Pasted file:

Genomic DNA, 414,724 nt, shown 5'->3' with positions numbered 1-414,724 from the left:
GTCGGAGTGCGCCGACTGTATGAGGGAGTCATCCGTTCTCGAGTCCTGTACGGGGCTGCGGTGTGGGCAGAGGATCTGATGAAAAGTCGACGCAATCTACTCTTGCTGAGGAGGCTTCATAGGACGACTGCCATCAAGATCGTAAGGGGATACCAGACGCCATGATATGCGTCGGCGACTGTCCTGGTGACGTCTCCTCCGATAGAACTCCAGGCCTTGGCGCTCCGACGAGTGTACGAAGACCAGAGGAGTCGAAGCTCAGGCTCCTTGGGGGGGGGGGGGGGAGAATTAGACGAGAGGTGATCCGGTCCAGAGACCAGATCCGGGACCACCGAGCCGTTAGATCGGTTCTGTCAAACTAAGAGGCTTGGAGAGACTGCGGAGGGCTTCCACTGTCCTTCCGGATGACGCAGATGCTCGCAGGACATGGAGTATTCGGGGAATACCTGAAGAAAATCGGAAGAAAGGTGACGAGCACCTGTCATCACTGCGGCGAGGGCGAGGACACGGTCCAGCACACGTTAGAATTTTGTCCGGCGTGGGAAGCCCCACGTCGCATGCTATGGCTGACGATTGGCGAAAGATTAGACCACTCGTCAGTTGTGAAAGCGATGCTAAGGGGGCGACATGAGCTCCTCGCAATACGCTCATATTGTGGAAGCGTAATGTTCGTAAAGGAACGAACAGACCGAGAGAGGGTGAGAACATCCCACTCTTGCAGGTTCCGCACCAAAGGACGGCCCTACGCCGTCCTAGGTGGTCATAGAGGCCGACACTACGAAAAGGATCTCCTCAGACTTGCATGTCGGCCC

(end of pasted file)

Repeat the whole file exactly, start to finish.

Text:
Genomic DNA, 414,724 nt, shown 5'->3' with positions numbered 1-414,724 from the left:
GTCGGAGTGCGCCGACTGTATGAGGGAGTCATCCGTTCTCGAGTCCTGTACGGGGCTGCGGTGTGGGCAGAGGATCTGATGAAAAGTCGACGCAATCTACTCTTGCTGAGGAGGCTTCATAGGACGACTGCCATCAAGATCGTAAGGGGATACCAGACGCCATGATATGCGTCGGCGACTGTCCTGGTGACGTCTCCTCCGATAGAACTCCAGGCCTTGGCGCTCCGACGAGTGTACGAAGACCAGAGGAGTCGAAGCTCAGGCTCCTTGGGGGGGGGGGGGGGAGAATTAGACGAGAGGTGATCCGGTCCAGAGACCAGATCCGGGACCACCGAGCCGTTAGATCGGTTCTGTCAAACTAAGAGGCTTGGAGAGACTGCGGAGGGCTTCCACTGTCCTTCCGGATGACGCAGATGCTCGCAGGACATGGAGTATTCGGGGAATACCTGAAGAAAATCGGAAGAAAGGTGACGAGCACCTGTCATCACTGCGGCGAGGGCGAGGACACGGTCCAGCACACGTTAGAATTTTGTCCGGCGTGGGAAGCCCCACGTCGCATGCTATGGCTGACGATTGGCGAAAGATTAGACCACTCGTCAGTTGTGAAAGCGATGCTAAGGGGGCGACATGAGCTCCTCGCAATACGCTCATATTGTGGAAGCGTAATGTTCGTAAAGGAACGAACAGACCGAGAGAGGGTGAGAACATCCCACTCTTGCAGGTTCCGCACCAAAGGACGGCCCTACGCCGTCCTAGGTGGTCATAGAGGCCGACACTACGAAAAGGATCTCCTCAGACTTGCATGTCGGCCC